Quantcast
Advertisement

At Fredericksburg cemetery, marking soldiers' sacrifice

FREDERICKSBURG, Va. — The pink and blue hues of Saturday’s setting sun gave way to more than 15,300 flickers of light at Fredericksburg National Cemetery.

The luminarias on the cemetery’s terraced hill seemed to cast a blanket of silence over the hundreds of visitors that wound their way through the graves of the fallen.

Candles lit the graves of the more than 15,300 Union soldiers buried at Fredericksburg National Cemetery for the 18th Annual Memorial Luminaria, according to the National Park Service.

Not far away, 1,600 luminarias and a cemetery tour shed light on the final resting places of the soldiers buried in the Fredericksburg Confederate Cemetery. The United Daughters of the Confederacy placed those luminarias.

Others marked Memorial Day weekend with a different flair that included motorcycle stunt shows, a water balloon toss race and a beer-belly contest. The third annual Thunder for the Cause, a three-day series of events at the Fredericksburg Fairgrounds, served as a fitting Memorial Day event for the hundreds of motorcycle riders who converged on the site.

The contests, entertainment and adjoining campsites serve as a rallying point for the bikers who head to Washington, D.C., today to participate in the annual Rolling Thunder Ride for Freedom. An estimated 900,000 participants and spectators are expected to participate in the annual ride, according to the Rolling Thunder website. Now in its 27th year, the Ride For Freedom invites motorcycle riders from across the nation to travel to D.C. on Memorial Day weekend to advocate for a full accounting of prisoners of war and soldiers missing in action.

Whatever the event, the underlying purpose was the same: honoring military service members who made the ultimate sacrifice.

For Lukas Giese, 14, and Jonathan Crespo, 14, the sight of the thousands of luminarias at the national cemetery was rewarding. Both had joined their fellow Boy Scouts around 8 a.m. Saturday to place the thousands of luminarias at the gravesites and came back later to light them.

“It’s a good thing to do. I think it really honors them [the soldiers]. It’s the least we can do,” Giese said. “I find it breathtaking how many are buried here.”

Crespo, who has lit the luminarias five times before, said that the Scouts are often thanked by those who visit.

Counting the lighted walkways, the Boy Scouts, Girl Scouts, American Heritage groups and other organizations placed a total of 17,000 luminarias at the national cemetery.

Each year that Heather Thitsone has come, the luminarias have had a hushing effect on the crowd, she said.

“It’s so amazing what these soldiers did for us,” Thitsone said.

The stories of Union soldiers like David Stevens, who died from being shot by a Confederate prisoner of war, were told by National Park Service staff and volunteers stationed at headstones.

Every half hour, the stories would stop and the cemetery would fall completely still. The long, slow notes of Taps would spill over the hill and the crowd would place their hands over their hearts.

At 9 p.m., taps echoed from more than just the hills of Fredericksburg National Cemetery. As part of a program called Reverberations, the song was played from 11 sites across the nation. Many parts of the Memorial Day event were also live-streamed along with similar events at other national parks, town greens, museums and cemeteries. Reverberations seeks to emphasize the rippling effect that one soldier’s death could have.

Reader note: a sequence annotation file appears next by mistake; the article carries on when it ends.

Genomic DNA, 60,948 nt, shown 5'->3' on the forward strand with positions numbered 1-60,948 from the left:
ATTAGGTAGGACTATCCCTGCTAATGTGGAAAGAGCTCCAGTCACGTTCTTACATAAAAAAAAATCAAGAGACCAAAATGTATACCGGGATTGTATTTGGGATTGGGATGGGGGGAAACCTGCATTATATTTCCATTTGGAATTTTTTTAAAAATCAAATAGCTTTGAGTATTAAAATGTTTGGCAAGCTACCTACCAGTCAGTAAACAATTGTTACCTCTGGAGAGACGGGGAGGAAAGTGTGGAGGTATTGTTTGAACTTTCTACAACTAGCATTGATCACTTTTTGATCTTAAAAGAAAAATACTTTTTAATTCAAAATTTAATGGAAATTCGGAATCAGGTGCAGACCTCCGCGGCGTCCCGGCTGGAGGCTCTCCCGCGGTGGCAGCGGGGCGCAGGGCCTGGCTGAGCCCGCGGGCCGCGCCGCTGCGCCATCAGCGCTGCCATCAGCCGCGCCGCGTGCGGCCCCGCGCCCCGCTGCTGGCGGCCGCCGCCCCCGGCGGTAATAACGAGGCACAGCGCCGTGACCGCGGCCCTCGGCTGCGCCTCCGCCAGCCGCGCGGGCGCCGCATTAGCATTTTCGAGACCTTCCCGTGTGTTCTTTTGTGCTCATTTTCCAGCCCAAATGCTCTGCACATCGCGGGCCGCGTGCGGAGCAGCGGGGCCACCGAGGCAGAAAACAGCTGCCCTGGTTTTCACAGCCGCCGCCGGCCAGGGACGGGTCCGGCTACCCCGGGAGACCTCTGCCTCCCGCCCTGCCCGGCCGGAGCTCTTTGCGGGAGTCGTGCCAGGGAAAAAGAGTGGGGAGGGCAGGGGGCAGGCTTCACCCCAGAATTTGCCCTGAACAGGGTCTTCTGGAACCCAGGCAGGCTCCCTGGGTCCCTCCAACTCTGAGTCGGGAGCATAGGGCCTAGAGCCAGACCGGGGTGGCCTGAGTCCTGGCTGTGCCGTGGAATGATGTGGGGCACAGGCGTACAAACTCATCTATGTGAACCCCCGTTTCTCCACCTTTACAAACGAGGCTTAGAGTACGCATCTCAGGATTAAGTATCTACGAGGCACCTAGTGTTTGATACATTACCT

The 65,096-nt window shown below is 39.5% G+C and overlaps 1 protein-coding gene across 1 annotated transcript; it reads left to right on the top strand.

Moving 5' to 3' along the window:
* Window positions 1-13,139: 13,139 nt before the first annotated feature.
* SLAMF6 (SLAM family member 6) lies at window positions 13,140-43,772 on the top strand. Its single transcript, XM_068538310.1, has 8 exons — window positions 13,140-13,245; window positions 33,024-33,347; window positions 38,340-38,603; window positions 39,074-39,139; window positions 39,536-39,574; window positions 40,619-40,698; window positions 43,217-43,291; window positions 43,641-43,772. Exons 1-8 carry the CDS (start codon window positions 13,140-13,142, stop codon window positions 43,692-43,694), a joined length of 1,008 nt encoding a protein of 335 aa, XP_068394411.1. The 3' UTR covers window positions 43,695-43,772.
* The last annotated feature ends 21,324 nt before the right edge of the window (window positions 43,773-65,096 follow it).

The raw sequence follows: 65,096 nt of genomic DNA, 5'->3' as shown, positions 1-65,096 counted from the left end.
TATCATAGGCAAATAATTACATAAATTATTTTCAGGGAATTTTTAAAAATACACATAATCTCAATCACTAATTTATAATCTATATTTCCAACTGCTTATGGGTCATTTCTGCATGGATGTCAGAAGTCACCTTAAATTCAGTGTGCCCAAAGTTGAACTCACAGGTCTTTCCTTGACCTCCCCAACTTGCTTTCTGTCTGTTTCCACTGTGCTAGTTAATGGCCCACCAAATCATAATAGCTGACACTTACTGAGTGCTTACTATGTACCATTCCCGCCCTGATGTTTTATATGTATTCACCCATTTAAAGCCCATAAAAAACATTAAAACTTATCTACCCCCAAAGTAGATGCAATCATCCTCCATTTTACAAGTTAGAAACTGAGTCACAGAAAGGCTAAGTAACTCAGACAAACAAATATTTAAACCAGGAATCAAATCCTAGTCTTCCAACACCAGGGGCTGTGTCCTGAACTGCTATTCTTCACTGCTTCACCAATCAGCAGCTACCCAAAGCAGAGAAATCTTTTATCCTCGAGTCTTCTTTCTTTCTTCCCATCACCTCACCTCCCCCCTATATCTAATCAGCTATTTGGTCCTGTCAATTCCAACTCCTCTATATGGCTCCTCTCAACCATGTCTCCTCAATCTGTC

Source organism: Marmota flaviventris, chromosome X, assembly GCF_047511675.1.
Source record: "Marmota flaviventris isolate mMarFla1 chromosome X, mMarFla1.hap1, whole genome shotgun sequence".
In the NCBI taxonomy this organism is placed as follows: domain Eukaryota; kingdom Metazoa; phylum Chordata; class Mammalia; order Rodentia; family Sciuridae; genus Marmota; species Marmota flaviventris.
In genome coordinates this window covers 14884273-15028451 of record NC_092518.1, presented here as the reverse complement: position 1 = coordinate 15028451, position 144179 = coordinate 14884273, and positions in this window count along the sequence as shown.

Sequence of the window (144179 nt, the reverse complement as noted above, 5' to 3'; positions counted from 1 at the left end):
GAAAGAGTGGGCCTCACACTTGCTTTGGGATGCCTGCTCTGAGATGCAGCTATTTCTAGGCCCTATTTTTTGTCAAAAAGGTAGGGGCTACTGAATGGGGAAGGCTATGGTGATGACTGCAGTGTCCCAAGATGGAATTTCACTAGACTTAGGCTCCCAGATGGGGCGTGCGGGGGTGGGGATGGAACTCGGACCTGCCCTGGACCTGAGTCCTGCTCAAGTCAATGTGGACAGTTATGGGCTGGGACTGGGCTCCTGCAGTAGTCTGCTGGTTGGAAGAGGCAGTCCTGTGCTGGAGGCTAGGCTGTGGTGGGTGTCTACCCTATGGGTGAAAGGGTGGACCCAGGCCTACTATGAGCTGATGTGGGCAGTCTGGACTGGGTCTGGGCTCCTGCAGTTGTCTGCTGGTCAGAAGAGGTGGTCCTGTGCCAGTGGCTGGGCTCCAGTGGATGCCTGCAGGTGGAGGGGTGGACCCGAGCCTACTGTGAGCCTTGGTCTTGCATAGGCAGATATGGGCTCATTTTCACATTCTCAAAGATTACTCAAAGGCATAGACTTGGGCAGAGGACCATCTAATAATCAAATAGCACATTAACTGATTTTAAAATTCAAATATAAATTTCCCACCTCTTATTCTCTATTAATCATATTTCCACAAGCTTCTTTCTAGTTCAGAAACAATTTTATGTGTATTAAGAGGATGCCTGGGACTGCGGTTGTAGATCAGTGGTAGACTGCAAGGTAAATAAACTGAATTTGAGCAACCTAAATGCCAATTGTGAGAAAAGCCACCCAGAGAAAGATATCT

At the fairgrounds, bikers retold stories of their own.

Gary Everett, a veteran of the Air Force and local organizer of the Thunder for the Cause, started the event because there were no other biking events here, he said. He also wanted to give riders for the Rolling Thunder ride a place to stop and be entertained. All of the event’s proceeds go toward the Virginia Wounded Warrior Program.

“The majority of the American population thinks bikers are troublemakers. But they aren’t. They are your doctors, your lawyers and your veterans,” Everett said.

Bikers like Arnulfo Castillo, who is known by his nickname, Taco, said that he has made close friends with those he has met at previous Thunder for the Cause events. Most of those friends are veterans like himself. The veterans, he says, are the only people that can fully understand his military experiences.

“Me being a veteran ... it is good to meet people that can talk about the things that you can only talk about with other people who have been in the military,” Castillo said. “It [the military] is a different kind of family.”

Castillo has made the trip to D.C. for the Rolling Thunder freedom ride before, but opted out this year. He decided instead to stay in his camper alongside his friends until the end of the Thunder for the Cause events.

His friends, Michael Courtney and Joanne Davis, won many of the contests on Saturday. They also opted out of the D.C. trip to stay with friends.

“It’s a good charity. It all goes back to those who served and a great way to honor the military,” Courtney said.
 

Join the conversation and share your voice.

Show Comments

Advertisement
Advertisement
Advertisement